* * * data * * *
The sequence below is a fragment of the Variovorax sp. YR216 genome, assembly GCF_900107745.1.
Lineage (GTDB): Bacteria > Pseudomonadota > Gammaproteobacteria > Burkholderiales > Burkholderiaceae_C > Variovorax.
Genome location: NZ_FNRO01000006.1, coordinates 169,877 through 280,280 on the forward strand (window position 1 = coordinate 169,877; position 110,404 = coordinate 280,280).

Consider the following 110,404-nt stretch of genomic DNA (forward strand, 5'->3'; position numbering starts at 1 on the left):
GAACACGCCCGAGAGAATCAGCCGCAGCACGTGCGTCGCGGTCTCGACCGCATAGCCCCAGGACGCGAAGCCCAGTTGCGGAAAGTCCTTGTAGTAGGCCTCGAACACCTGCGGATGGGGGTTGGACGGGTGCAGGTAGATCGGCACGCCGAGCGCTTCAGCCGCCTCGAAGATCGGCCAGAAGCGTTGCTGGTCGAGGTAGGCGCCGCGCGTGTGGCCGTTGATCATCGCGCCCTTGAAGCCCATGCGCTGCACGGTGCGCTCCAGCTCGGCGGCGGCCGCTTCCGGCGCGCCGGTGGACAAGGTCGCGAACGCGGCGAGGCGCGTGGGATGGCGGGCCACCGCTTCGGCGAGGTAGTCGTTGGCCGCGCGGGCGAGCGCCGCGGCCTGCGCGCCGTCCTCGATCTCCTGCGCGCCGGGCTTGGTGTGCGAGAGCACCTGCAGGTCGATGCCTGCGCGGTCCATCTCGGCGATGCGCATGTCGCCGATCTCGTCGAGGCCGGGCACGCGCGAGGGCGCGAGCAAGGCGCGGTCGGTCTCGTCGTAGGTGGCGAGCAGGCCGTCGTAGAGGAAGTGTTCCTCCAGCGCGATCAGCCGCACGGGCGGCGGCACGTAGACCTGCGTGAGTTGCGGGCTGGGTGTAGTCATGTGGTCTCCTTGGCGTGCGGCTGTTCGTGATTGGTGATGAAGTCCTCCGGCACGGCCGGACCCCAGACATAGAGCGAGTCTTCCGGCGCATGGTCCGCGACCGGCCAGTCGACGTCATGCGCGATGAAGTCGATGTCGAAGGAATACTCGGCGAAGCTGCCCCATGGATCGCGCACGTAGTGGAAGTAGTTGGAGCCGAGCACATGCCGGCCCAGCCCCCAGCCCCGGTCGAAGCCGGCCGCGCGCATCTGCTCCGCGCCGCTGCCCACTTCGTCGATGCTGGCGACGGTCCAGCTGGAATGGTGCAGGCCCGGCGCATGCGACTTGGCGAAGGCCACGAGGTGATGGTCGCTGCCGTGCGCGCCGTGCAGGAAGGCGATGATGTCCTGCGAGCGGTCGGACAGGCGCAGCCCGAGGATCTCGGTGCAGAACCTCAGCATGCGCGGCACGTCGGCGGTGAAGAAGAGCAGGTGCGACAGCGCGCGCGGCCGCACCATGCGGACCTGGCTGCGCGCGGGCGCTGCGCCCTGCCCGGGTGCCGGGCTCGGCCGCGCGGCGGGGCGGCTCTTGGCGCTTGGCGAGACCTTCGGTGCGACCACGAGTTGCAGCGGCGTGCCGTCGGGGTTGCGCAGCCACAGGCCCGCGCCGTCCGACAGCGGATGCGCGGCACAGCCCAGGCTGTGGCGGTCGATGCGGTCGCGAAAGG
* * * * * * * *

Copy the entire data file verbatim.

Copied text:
The sequence below is a fragment of the Variovorax sp. YR216 genome, assembly GCF_900107745.1.
Lineage (GTDB): Bacteria > Pseudomonadota > Gammaproteobacteria > Burkholderiales > Burkholderiaceae_C > Variovorax.
Genome location: NZ_FNRO01000006.1, coordinates 169,877 through 280,280 on the forward strand (window position 1 = coordinate 169,877; position 110,404 = coordinate 280,280).

Consider the following 110,404-nt stretch of genomic DNA (forward strand, 5'->3'; position numbering starts at 1 on the left):
GAACACGCCCGAGAGAATCAGCCGCAGCACGTGCGTCGCGGTCTCGACCGCATAGCCCCAGGACGCGAAGCCCAGTTGCGGAAAGTCCTTGTAGTAGGCCTCGAACACCTGCGGATGGGGGTTGGACGGGTGCAGGTAGATCGGCACGCCGAGCGCTTCAGCCGCCTCGAAGATCGGCCAGAAGCGTTGCTGGTCGAGGTAGGCGCCGCGCGTGTGGCCGTTGATCATCGCGCCCTTGAAGCCCATGCGCTGCACGGTGCGCTCCAGCTCGGCGGCGGCCGCTTCCGGCGCGCCGGTGGACAAGGTCGCGAACGCGGCGAGGCGCGTGGGATGGCGGGCCACCGCTTCGGCGAGGTAGTCGTTGGCCGCGCGGGCGAGCGCCGCGGCCTGCGCGCCGTCCTCGATCTCCTGCGCGCCGGGCTTGGTGTGCGAGAGCACCTGCAGGTCGATGCCTGCGCGGTCCATCTCGGCGATGCGCATGTCGCCGATCTCGTCGAGGCCGGGCACGCGCGAGGGCGCGAGCAAGGCGCGGTCGGTCTCGTCGTAGGTGGCGAGCAGGCCGTCGTAGAGGAAGTGTTCCTCCAGCGCGATCAGCCGCACGGGCGGCGGCACGTAGACCTGCGTGAGTTGCGGGCTGGGTGTAGTCATGTGGTCTCCTTGGCGTGCGGCTGTTCGTGATTGGTGATGAAGTCCTCCGGCACGGCCGGACCCCAGACATAGAGCGAGTCTTCCGGCGCATGGTCCGCGACCGGCCAGTCGACGTCATGCGCGATGAAGTCGATGTCGAAGGAATACTCGGCGAAGCTGCCCCATGGATCGCGCACGTAGTGGAAGTAGTTGGAGCCGAGCACATGCCGGCCCAGCCCCCAGCCCCGGTCGAAGCCGGCCGCGCGCATCTGCTCCGCGCCGCTGCCCACTTCGTCGATGCTGGCGACGGTCCAGCTGGAATGGTGCAGGCCCGGCGCATGCGACTTGGCGAAGGCCACGAGGTGATGGTCGCTGCCGTGCGCGCCGTGCAGGAAGGCGATGATGTCCTGCGAGCGGTCGGACAGGCGCAGCCCGAGGATCTCGGTGCAGAACCTCAGCATGCGCGGCACGTCGGCGGTGAAGAAGAGCAGGTGCGACAGCGCGCGCGGCCGCACCATGCGGACCTGGCTGCGCGCGGGCGCTGCGCCCTGCCCGGGTGCCGGGCTCGGCCGCGCGGCGGGGCGGCTCTTGGCGCTTGGCGAGACCTTCGGTGCGACCACGAGTTGCAGCGGCGTGCCGTCGGGGTTGCGCAGCCACAGGCCCGCGCCGTCCGACAGCGGATGCGCGGCACAGCCCAGGCTGTGGCGGTCGATGCGGTCGCGAAAGG